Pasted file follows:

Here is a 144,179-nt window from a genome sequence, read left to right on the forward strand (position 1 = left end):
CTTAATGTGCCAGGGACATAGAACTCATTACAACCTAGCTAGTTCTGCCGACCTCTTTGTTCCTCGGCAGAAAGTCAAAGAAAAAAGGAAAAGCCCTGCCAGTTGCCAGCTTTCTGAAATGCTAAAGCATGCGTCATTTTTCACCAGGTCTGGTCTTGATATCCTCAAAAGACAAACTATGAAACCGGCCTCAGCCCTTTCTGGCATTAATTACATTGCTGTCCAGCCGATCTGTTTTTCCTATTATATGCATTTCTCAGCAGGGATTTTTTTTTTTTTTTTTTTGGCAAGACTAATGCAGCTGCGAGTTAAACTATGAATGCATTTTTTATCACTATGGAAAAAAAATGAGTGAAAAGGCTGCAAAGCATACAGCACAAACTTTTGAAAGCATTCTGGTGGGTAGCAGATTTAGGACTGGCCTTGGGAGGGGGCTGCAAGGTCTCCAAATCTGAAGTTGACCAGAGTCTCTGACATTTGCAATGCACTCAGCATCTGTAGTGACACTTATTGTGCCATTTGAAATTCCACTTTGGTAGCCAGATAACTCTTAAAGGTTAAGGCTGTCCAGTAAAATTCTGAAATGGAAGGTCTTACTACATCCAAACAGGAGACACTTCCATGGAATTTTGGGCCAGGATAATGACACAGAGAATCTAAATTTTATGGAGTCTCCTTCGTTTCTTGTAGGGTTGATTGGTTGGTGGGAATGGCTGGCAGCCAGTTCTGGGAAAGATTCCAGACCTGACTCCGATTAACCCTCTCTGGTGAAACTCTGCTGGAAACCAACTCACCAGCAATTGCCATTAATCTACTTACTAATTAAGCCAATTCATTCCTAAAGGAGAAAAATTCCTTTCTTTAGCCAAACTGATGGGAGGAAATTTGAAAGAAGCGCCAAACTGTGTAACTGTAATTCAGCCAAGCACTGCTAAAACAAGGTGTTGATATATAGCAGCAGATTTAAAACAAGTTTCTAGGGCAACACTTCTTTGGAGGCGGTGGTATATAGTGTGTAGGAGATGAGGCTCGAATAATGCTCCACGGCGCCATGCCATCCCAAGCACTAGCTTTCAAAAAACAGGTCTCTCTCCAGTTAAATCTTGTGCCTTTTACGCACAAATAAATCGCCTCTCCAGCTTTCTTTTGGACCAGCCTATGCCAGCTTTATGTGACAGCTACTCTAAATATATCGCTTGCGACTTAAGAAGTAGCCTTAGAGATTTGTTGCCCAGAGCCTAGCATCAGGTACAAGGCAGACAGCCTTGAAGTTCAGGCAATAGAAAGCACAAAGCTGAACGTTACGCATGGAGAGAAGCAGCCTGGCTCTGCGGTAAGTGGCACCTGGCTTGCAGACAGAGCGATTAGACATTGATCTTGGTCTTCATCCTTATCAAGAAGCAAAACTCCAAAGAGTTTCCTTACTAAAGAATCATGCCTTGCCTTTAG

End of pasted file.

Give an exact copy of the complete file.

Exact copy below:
Here is a 144,179-nt window from a genome sequence, read left to right on the forward strand (position 1 = left end):
CTTAATGTGCCAGGGACATAGAACTCATTACAACCTAGCTAGTTCTGCCGACCTCTTTGTTCCTCGGCAGAAAGTCAAAGAAAAAAGGAAAAGCCCTGCCAGTTGCCAGCTTTCTGAAATGCTAAAGCATGCGTCATTTTTCACCAGGTCTGGTCTTGATATCCTCAAAAGACAAACTATGAAACCGGCCTCAGCCCTTTCTGGCATTAATTACATTGCTGTCCAGCCGATCTGTTTTTCCTATTATATGCATTTCTCAGCAGGGATTTTTTTTTTTTTTTTTTTGGCAAGACTAATGCAGCTGCGAGTTAAACTATGAATGCATTTTTTATCACTATGGAAAAAAAATGAGTGAAAAGGCTGCAAAGCATACAGCACAAACTTTTGAAAGCATTCTGGTGGGTAGCAGATTTAGGACTGGCCTTGGGAGGGGGCTGCAAGGTCTCCAAATCTGAAGTTGACCAGAGTCTCTGACATTTGCAATGCACTCAGCATCTGTAGTGACACTTATTGTGCCATTTGAAATTCCACTTTGGTAGCCAGATAACTCTTAAAGGTTAAGGCTGTCCAGTAAAATTCTGAAATGGAAGGTCTTACTACATCCAAACAGGAGACACTTCCATGGAATTTTGGGCCAGGATAATGACACAGAGAATCTAAATTTTATGGAGTCTCCTTCGTTTCTTGTAGGGTTGATTGGTTGGTGGGAATGGCTGGCAGCCAGTTCTGGGAAAGATTCCAGACCTGACTCCGATTAACCCTCTCTGGTGAAACTCTGCTGGAAACCAACTCACCAGCAATTGCCATTAATCTACTTACTAATTAAGCCAATTCATTCCTAAAGGAGAAAAATTCCTTTCTTTAGCCAAACTGATGGGAGGAAATTTGAAAGAAGCGCCAAACTGTGTAACTGTAATTCAGCCAAGCACTGCTAAAACAAGGTGTTGATATATAGCAGCAGATTTAAAACAAGTTTCTAGGGCAACACTTCTTTGGAGGCGGTGGTATATAGTGTGTAGGAGATGAGGCTCGAATAATGCTCCACGGCGCCATGCCATCCCAAGCACTAGCTTTCAAAAAACAGGTCTCTCTCCAGTTAAATCTTGTGCCTTTTACGCACAAATAAATCGCCTCTCCAGCTTTCTTTTGGACCAGCCTATGCCAGCTTTATGTGACAGCTACTCTAAATATATCGCTTGCGACTTAAGAAGTAGCCTTAGAGATTTGTTGCCCAGAGCCTAGCATCAGGTACAAGGCAGACAGCCTTGAAGTTCAGGCAATAGAAAGCACAAAGCTGAACGTTACGCATGGAGAGAAGCAGCCTGGCTCTGCGGTAAGTGGCACCTGGCTTGCAGACAGAGCGATTAGACATTGATCTTGGTCTTCATCCTTATCAAGAAGCAAAACTCCAAAGAGTTTCCTTACTAAAGAATCATGCCTTGCCTTTAG